In 2018 and 2019, with the help of Karen Karp & Partners, four NYC-based anti-hunger organizations—New York Common Pantry (NYCP), Project Hospitality, St. John’s Bread and Life (SJBL) and West Side Campaign Against Hunger (WSCAH)—researched and launched a pilot collective purchasing program. They wanted to see if coordinating their purchasing activities would help save money, allowing them to provide their clients with improved access to high-quality food, such as lean protein, fresh produce and fresh milk.
Representatives from the pantries and KK&P Senior Consultant Ben Kerrick presented the lessons they learned and what they each saved from the collective purchasing program at a breakfast panel on January 22, 2020, hosted by the New York State Health Foundation. New York State Health Foundation, along with Sea Change Capital and Robin Hood, funded the project. Attended by around 50 people, the panel gave attendees the chance to learn about the successes and challenges of the program as well as talk about future partnership opportunities that could benefit anti-hunger organizations.
An estimated 1.4 million New York City residents rely on emergency food programs, including soup kitchens and food pantries, each year. Yet, high food prices and limited budgets often constrain these programs’ ability to meet their clients’ demand for high-quality, nutritious, culturally appropriate, and appealing food.
“We came together with the question of, ‘Can we get better food for our customers,’” WSCAH Executive Director, Greg Silverman said.
Collectively, the four organizations spend about $1.2 million on food (exclusive of grants from the federal, state, and city governments) and serve more than 5.7 million meals per year. The goals of the pilot program were: provide New Yorkers with access to more high-quality food; save participating organizations at least 5 percent on purchased food; help the organizations to collaborate more effectively; and define additional collaboration opportunities.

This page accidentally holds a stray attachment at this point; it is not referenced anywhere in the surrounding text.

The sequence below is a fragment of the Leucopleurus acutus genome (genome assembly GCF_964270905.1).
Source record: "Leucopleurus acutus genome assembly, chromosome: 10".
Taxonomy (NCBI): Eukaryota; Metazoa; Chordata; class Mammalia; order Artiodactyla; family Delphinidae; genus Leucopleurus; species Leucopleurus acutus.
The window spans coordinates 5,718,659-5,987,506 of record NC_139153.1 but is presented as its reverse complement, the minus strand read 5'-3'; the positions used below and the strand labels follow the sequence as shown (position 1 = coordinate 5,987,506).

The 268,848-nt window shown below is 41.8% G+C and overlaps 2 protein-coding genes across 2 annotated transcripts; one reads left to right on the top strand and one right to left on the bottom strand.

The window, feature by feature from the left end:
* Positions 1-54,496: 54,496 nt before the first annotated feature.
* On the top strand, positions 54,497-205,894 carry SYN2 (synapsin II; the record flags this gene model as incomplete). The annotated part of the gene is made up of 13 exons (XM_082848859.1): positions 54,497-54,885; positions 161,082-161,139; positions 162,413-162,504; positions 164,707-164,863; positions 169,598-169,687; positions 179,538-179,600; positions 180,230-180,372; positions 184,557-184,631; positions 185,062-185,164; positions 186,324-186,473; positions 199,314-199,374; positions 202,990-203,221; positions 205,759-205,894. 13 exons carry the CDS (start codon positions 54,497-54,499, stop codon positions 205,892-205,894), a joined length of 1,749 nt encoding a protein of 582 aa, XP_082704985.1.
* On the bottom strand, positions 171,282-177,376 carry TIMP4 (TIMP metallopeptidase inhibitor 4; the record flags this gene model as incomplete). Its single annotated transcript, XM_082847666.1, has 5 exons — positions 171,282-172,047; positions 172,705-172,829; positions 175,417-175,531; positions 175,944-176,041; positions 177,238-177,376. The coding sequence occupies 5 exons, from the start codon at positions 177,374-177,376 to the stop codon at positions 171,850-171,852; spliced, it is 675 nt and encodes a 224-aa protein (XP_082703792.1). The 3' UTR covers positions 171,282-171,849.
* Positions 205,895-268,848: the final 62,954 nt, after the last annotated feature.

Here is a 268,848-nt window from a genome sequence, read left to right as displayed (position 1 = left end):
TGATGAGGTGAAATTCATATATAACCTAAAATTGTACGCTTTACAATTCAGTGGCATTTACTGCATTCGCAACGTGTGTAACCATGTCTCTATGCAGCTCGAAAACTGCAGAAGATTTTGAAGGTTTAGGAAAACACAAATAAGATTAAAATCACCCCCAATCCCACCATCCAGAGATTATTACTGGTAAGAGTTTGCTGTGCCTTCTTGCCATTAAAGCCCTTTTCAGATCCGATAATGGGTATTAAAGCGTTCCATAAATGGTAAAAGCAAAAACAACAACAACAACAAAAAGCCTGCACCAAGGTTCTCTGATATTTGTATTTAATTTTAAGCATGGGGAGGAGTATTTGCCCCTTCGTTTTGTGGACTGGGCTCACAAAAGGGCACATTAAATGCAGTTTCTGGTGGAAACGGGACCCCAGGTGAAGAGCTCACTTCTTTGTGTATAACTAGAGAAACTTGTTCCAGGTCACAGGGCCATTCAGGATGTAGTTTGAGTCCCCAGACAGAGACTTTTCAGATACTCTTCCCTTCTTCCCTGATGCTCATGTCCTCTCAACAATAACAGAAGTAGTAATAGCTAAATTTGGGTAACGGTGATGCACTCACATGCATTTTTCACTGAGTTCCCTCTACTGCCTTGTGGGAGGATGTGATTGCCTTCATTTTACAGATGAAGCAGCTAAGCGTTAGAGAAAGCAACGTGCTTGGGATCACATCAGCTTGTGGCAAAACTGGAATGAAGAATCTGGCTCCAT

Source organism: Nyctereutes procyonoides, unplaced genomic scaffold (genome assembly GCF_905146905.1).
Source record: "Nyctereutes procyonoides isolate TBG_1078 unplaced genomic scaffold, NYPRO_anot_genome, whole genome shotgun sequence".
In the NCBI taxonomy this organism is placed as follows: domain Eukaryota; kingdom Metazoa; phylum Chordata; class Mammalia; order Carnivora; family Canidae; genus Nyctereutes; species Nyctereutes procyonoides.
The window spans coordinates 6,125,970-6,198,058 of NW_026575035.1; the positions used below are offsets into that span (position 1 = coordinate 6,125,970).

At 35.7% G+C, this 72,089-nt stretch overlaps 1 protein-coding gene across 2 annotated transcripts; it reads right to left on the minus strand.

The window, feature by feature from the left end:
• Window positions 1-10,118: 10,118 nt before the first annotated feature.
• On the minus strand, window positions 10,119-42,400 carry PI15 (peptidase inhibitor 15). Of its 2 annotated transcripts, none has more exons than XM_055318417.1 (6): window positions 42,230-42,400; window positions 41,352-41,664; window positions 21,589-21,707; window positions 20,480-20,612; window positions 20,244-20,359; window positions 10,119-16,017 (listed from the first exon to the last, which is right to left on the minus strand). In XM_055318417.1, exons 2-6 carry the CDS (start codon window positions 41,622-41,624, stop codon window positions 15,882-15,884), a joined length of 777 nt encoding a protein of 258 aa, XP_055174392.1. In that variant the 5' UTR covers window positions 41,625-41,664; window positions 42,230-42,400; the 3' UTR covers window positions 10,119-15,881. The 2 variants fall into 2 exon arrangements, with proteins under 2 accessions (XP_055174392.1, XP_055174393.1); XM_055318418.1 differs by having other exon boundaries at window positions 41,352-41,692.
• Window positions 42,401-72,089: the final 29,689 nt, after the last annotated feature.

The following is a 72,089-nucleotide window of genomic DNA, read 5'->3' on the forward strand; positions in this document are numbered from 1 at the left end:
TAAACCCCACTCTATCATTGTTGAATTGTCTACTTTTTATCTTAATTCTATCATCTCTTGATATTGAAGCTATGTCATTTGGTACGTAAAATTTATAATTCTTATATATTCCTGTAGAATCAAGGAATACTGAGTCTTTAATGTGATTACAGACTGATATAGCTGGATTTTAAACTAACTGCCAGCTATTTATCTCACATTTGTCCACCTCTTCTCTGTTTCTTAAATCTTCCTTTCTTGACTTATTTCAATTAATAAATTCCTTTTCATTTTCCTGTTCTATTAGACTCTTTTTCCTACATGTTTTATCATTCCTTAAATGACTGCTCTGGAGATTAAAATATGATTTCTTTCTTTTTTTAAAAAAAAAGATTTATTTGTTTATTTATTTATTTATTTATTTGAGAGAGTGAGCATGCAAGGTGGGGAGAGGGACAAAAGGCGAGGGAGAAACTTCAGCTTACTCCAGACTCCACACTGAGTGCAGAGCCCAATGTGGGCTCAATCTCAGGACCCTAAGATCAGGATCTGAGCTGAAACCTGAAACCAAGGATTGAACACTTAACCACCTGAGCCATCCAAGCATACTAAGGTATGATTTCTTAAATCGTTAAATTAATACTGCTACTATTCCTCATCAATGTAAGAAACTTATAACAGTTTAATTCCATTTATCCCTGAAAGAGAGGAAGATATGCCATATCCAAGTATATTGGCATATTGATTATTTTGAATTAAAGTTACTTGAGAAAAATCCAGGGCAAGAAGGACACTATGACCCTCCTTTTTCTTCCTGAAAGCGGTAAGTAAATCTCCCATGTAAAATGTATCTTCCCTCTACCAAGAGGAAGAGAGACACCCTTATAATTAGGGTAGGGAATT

“If we’re going to move the needle at all on alleviating hunger, we need to work together,” said WSCAH Senior Director of Programs Alyson Rosenthal.
From August 2018 through February 2019, the organizations worked together with KK&P to identify collective purchasing opportunities. This took a tremendous amount of effort on the part of the organizations. They each went through all their food purchase invoicing for the past year, entering it into a consistent digital format. Collectively the organizations entered more than 10,000 individual item purchases (more than $2 million in spending) into a database.
After completing the data entry, representatives from each organization and KK&P met to review the data and discuss opportunities for collective purchasing. While during the 2017-2018 year, the organizations purchased food from 19 different food vendors, they were able to identify six vendors—Dagele Brothers, Derle Dairy, Driscoll, Cream-O-Land, Baldor, and for a portion of the pilot, Greenmarket Co.—to participate in the program.
During the pilot, which ran from April – September 2019, organizations submitted invoices to KK&P, who logged and analyzed the purchasing data. Representatives from each organization also completed frequent online surveys to track the qualitative aspects of the pilot vendor relationships, such as customer service, product quality, and ongoing challenges and successes.
“It was challenging. You had to go to the vendors, but you also had to look at what really works for your organization, not every vendor fits every group,” said Sister Caroline Tweedy, Executive Director of SJBL.
The team held monthly conference calls throughout the pilot to discuss their progress, reflect on experiences, share information and troubleshoot challenges as they emerged.
Over the six months of the pilot, the four organizations spent just over $370,000, about 58% of all documented spending, through the pilot vendors, with an estimated savings of almost $70,000 across the four organizations – or over $160,000 extrapolated annually.
The organizations are now looking for ways to continue to collaborate through collective action where they may invite additional pantries to join, attempt to create additional beneficial purchasing arrangements, and also by exploring collaboration on infrastructure and other topics. KK&P will be continuing its role in facilitating the collaborative efforts of the group.
Click here to read the full report on the program.